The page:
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Chunmei Zhu and Dennis P. Lettenmaier

mesh. It is designed both for off-line or stand-alone use to simulate the water and energy budgets of large areas (e.g., large continental river basins, continents), and for use in coupled land–atmosphere models to simulate the role of the land surface in partitioning moisture and energy. Land surface characteristics required by the VIC model include soils data, topography, and vegetation characteristics. The soil texture is based on a 5′ Food and Agriculture Organization dataset ( FAO 1998 ). The

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Andrea J. Ray, Gregg M. Garfin, Margaret Wilder, Marcela Vásquez-León, Melanie Lenart, and Andrew C. Comrie

and rains are a hazard, especially in rural areas. In August 1996, severe monsoon storms caused extensive damage to private and public property in Yuma and Maricopa Counties, resulting in estimated emergency fund expenditures of $2.6 million ( Arizona Division of Emergency Management 2007 ). In 2002, severe summer thunderstorms caused damages of $1 million to the Gila River Indian Community (on 18 August of that year the Federal Emergency Management Agency discussed the storms’ impacts in a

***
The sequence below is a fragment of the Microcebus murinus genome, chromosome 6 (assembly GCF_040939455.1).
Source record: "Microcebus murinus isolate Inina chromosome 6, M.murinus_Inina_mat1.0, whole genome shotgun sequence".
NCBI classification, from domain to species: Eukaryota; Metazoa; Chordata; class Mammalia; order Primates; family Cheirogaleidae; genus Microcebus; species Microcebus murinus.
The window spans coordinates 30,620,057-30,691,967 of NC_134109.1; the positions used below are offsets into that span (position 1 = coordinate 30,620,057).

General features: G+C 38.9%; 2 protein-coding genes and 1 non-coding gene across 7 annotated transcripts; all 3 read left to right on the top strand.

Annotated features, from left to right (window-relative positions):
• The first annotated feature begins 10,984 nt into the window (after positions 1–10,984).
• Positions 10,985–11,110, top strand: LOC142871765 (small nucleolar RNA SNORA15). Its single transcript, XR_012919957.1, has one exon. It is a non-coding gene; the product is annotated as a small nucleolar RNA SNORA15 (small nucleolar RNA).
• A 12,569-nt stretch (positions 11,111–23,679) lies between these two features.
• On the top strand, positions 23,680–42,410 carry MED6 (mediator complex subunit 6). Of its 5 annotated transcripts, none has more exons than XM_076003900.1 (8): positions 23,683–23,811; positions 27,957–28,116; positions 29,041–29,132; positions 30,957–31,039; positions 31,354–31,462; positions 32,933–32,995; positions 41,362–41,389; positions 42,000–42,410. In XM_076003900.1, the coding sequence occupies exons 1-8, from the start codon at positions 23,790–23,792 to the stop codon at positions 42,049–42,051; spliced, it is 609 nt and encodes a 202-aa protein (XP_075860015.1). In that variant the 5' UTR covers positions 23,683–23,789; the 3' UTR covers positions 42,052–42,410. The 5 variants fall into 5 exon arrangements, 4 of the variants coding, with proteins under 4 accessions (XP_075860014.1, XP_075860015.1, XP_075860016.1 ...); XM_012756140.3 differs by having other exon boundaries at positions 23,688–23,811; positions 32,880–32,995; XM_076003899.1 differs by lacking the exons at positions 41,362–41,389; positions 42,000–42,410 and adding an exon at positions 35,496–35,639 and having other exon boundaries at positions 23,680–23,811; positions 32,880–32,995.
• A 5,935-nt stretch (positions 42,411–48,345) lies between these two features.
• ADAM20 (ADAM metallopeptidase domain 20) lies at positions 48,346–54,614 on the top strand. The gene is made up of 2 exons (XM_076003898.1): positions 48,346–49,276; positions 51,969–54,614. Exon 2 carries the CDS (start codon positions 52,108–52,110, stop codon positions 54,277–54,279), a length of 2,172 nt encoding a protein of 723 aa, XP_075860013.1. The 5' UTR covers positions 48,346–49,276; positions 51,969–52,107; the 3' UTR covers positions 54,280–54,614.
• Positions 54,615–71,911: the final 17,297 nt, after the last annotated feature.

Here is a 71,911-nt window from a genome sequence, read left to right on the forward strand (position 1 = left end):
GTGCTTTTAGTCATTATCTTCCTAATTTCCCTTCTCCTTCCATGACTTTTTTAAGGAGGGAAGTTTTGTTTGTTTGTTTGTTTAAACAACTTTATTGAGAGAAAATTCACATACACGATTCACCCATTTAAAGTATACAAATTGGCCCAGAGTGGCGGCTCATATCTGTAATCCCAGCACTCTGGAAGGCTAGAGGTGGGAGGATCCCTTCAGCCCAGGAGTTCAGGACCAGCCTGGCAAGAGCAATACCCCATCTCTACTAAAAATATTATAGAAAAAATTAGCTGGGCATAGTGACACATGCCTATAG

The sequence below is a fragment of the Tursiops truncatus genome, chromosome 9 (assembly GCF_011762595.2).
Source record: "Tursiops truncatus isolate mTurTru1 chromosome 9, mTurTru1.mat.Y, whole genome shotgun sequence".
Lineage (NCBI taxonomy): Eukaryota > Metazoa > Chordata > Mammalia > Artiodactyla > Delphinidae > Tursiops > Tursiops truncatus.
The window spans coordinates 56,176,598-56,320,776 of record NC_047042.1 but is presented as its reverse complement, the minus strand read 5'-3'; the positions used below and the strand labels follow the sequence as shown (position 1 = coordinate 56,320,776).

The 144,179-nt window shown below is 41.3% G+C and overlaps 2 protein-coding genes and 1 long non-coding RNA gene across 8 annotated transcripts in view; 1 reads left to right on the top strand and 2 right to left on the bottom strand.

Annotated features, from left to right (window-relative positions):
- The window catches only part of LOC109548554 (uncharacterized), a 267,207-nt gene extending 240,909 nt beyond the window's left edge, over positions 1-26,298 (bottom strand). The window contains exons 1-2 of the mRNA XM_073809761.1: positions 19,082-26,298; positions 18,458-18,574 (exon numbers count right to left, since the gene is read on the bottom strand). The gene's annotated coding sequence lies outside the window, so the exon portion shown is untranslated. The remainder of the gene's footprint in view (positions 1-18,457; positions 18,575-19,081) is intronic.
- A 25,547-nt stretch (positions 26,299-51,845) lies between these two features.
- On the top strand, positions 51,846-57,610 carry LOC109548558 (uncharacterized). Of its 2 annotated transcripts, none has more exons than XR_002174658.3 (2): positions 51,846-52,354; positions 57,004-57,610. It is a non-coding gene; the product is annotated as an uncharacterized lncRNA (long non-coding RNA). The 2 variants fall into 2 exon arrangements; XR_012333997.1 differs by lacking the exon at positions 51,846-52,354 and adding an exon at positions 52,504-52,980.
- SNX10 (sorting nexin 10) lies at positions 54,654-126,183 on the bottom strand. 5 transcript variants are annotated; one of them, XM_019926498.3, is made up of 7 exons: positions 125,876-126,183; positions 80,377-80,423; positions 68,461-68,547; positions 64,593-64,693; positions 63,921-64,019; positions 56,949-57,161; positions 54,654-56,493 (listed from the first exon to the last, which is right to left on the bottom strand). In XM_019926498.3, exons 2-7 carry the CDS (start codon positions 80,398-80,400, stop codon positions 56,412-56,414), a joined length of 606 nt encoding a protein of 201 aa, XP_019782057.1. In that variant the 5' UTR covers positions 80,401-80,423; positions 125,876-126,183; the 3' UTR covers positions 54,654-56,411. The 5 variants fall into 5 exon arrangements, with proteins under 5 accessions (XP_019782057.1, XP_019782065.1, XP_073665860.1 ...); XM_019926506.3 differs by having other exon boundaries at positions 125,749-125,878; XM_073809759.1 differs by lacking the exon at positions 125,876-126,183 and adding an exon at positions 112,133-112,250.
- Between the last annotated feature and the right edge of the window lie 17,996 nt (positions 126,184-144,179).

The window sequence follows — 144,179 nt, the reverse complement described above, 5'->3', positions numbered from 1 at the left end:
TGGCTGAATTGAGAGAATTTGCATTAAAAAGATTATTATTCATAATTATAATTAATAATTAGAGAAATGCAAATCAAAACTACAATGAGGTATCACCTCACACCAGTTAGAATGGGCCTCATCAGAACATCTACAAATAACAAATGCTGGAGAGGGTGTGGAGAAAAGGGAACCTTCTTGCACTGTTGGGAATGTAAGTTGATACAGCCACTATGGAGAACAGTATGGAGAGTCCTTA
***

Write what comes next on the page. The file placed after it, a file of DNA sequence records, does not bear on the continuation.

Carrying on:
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Enrique R. Vivoni, Hugo A. Gutiérrez-Jurado, Carlos A. Aragón, Luis A. Méndez-Barroso, Alex J. Rinehart, Robert L. Wyckoff, Julio C. Rodríguez, Christopher J. Watts, John D. Bolten, Venkataraman Lakshmi, and Thomas J. Jackson

, among others ( SMEX Science Team 2004 ). a. Study site The study site is located in northern Sonora, Mexico, within a rural region characterized by complex topography, ephemeral rivers, and seasonally green vegetation. The mean annual rainfall in the region ranges from 400 to 500 mm, with 50%–70% occurring during the monsoon ( CNA 2002 ). Figure 1 depicts the location of the study region, a 75 km × 50 km box, selected based upon its topographic variability as represented by a 90-m digital

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Mekonnen Gebremichael, Enrique R. Vivoni, Christopher J. Watts, and Julio C. Rodríguez

, approximately, 29.0°N lies in the periphery of the core North American monsoon rainfall regime (e.g., Gochis et al. 2004 ; Gutzler et al. 2006). Our study area is roughly 50 km (east–west) by 75 km (north–south). Note the north–south-trending mountain ranges and river valleys in the study area that form part of the SMO. The topographic distribution is characterized by a high mean elevation and a large elevation range, which are primarily due to the effects of channel incision ( Coblentz and Riitters 2004

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Christopher J. Watts, Russell L. Scott, Jaime Garatuza-Payan, Julio C. Rodriguez, John H. Prueger, William P. Kustas, and Michael Douglas

( Douglas et al. 2006 ). A site (TDF) was selected near Tesopaco, Sonora, in order to study these mechanisms in more detail. Another site was selected as part of the Soil Moisture Experiment 2004 (SMEX04) in the Sonora River basin. The southern part of this watershed contains subtropical shrub, which also responds very rapidly to the monsoon rains, and a site (STS) was selected near Rayón, Sonora. The last site in Sonora was chosen in a desert shrub area some 60 km south of Hermosillo as part of an